catapult magazine

catapult magazine

Vol 8, Num 15 :: 2009.07.17 — 2009.07.30


The impossibility of the nice Christian guy

Like every congregation in town, our church has more women than men.  So it’s significant that once a year we hold Carnivore Night, a men-only event in which we celebrate the good gifts of red meat and dudehood.  We build custom paper airplanes and hock loogies.  We tell PG-13 jokes and growl amens at the end of prayers.  “You know what I love about this night?” asks one man, throwing a steak the size of his head on the grill.  “We don’t have to behave here.”

If you haven’t noticed, the new four-letter word among evangelical men is “nice.”  Never ever call one of them nice, unless you want to come across as that matronly Sunday school teacher who pats a child on the head and says, “Now be a good boy.” 

John Eldredge seems to be the one immediately responsible for the knee-jerk reaction against civility.  In his book Wild at Heart (2001), he claims that churches have abdicated their responsibility to preach to men the life abundant, substituting in its place something safe and domesticated and, well, nice.  Niceness respects other people, doesn’t cause a splash, keeps still during the sermon.  “Today’s churchgoing man is humble, tidy, dutiful, and above all, nice,” writes a sympathetic David Murrow in Why Men Hate Going to Church (2004).  But a number of men are getting very pissed off about it, and very committed to changing the situation.  Yea verily, what does it profit a man to gain the whole church and yet forfeit his testicles?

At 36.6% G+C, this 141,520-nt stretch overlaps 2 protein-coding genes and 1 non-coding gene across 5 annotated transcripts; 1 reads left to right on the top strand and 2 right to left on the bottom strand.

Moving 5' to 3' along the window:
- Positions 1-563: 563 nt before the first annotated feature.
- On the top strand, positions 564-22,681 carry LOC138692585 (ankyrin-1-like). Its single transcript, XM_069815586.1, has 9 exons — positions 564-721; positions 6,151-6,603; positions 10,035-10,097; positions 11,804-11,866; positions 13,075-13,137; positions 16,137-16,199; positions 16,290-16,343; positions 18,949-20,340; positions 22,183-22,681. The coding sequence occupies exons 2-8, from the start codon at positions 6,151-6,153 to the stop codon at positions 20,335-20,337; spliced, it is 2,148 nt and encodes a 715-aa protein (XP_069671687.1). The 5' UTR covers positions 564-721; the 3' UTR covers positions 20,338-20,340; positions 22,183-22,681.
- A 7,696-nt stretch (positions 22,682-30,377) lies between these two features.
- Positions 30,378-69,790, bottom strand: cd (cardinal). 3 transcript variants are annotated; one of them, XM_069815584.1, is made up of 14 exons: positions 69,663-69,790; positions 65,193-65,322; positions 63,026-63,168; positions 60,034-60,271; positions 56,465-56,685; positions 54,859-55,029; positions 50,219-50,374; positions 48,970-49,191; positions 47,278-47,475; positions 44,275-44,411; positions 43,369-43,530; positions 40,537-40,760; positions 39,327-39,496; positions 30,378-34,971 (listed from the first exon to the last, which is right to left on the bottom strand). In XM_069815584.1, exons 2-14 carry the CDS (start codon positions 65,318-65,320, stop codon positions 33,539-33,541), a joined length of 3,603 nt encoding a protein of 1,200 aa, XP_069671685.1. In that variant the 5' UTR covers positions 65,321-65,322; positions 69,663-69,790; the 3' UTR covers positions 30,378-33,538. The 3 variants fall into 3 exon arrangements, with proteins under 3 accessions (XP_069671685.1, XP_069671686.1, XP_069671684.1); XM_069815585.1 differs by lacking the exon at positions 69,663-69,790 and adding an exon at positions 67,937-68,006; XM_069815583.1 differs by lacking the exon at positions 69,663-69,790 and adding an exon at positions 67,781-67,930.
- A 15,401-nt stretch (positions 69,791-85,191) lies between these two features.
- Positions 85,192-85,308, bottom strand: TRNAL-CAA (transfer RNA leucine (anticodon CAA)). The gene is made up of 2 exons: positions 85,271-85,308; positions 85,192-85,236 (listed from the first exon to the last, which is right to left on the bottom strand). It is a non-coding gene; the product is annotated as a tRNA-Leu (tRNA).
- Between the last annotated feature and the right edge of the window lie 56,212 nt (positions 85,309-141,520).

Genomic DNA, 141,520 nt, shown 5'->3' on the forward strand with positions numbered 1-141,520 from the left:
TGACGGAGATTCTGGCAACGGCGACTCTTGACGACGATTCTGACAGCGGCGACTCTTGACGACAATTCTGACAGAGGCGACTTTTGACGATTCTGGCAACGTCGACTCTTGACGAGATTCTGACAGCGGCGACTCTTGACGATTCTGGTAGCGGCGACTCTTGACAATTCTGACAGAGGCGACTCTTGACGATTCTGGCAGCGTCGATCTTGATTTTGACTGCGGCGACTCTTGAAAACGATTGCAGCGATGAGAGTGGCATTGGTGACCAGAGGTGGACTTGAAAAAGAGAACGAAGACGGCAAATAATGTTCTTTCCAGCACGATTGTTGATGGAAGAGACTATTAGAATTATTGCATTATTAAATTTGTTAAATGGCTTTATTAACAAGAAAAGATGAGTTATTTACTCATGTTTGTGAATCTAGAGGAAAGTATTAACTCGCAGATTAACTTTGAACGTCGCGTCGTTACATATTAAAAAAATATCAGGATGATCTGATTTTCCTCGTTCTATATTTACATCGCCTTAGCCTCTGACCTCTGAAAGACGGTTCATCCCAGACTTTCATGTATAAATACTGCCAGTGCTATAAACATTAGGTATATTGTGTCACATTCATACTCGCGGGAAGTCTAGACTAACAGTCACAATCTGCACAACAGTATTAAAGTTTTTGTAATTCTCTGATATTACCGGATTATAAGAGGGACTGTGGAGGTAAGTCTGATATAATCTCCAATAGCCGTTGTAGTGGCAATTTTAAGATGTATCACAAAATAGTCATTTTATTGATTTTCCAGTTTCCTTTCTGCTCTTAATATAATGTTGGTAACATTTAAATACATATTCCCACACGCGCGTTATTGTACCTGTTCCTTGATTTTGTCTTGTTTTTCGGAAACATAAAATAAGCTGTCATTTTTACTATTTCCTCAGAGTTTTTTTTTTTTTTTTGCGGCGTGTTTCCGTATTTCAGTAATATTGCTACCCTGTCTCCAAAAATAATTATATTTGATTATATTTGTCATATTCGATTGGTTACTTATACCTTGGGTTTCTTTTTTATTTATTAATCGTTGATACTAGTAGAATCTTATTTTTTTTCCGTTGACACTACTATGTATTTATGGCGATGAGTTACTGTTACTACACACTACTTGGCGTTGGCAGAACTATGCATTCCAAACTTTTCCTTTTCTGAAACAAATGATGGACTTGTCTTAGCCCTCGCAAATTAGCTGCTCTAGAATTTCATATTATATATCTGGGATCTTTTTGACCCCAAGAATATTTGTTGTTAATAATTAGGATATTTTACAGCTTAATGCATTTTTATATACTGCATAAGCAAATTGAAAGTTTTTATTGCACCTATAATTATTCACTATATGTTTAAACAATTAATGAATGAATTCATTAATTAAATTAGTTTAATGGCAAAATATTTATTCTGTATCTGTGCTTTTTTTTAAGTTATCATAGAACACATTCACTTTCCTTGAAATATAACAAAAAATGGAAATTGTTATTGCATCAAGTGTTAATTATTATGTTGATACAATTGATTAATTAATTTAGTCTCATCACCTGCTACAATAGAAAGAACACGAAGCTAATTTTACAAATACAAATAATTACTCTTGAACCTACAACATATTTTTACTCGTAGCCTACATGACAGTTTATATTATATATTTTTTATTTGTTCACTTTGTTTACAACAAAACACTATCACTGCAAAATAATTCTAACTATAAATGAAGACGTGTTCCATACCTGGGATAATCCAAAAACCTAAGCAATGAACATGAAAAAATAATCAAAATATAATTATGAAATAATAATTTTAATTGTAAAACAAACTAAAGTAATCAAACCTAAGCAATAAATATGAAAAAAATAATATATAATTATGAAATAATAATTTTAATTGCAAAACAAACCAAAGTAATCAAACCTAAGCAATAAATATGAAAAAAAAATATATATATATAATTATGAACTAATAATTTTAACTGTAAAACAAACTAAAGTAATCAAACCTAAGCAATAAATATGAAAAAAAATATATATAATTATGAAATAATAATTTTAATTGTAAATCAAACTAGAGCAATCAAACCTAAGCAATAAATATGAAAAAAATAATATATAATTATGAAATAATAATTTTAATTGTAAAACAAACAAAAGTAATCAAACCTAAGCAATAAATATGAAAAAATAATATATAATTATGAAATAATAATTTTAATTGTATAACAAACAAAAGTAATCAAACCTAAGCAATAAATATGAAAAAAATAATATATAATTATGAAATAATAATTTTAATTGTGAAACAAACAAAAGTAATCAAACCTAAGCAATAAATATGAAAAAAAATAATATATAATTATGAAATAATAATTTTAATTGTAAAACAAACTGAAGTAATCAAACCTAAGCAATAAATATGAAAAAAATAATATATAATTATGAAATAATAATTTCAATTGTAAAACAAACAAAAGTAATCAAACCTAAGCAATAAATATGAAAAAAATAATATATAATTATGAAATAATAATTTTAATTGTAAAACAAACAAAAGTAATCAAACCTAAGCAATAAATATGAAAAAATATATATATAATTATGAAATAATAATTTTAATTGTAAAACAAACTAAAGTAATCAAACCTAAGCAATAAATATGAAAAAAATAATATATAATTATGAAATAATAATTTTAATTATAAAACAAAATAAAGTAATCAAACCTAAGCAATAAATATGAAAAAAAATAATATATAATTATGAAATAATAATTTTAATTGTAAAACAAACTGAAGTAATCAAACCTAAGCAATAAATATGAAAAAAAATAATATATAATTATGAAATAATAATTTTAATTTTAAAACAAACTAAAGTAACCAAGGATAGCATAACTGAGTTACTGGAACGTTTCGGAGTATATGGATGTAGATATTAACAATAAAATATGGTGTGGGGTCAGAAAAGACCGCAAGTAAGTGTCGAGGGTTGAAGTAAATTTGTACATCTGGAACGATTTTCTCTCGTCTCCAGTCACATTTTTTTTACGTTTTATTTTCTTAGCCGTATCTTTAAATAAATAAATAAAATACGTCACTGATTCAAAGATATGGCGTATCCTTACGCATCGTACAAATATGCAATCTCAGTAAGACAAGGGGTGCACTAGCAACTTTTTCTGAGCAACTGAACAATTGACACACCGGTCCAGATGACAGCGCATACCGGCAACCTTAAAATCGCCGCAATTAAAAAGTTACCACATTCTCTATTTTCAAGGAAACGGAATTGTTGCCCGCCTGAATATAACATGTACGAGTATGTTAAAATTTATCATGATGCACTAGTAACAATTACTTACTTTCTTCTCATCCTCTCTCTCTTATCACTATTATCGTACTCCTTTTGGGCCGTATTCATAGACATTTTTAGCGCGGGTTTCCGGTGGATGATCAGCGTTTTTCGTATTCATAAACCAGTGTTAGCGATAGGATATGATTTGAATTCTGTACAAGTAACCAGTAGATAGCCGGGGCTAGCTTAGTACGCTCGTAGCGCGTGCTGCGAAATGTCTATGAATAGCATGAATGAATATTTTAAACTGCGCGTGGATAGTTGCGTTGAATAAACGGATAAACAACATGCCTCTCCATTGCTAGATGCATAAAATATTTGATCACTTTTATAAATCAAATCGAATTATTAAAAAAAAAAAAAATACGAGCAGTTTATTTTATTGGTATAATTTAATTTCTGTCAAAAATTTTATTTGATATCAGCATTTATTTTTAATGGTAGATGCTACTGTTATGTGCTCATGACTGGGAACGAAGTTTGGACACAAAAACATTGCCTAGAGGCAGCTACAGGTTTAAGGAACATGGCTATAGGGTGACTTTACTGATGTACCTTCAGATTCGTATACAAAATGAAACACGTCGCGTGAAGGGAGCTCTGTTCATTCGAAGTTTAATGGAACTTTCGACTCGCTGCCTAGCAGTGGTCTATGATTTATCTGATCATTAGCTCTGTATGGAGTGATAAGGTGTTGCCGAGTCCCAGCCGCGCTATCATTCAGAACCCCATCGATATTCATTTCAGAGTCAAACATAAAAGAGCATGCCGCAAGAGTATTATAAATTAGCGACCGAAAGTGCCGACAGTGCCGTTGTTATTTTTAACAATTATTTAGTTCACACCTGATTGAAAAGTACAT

It seems unprecedented, but the quest to regain a wild, manly spirituality is actually nothing new.  I find it intriguing that men in the Church were saying basically the same thing well over a century ago.  Guys have long been uncomfortable with civility in the church, but I want to suggest that there are reasons for this, something more tangible than the kind of obscure feministic, feminizing conspiracy hinted at by Eldredge and Murrow.  Putting the issue in a broader historical context can help make sense out of the recent phobic response to niceness.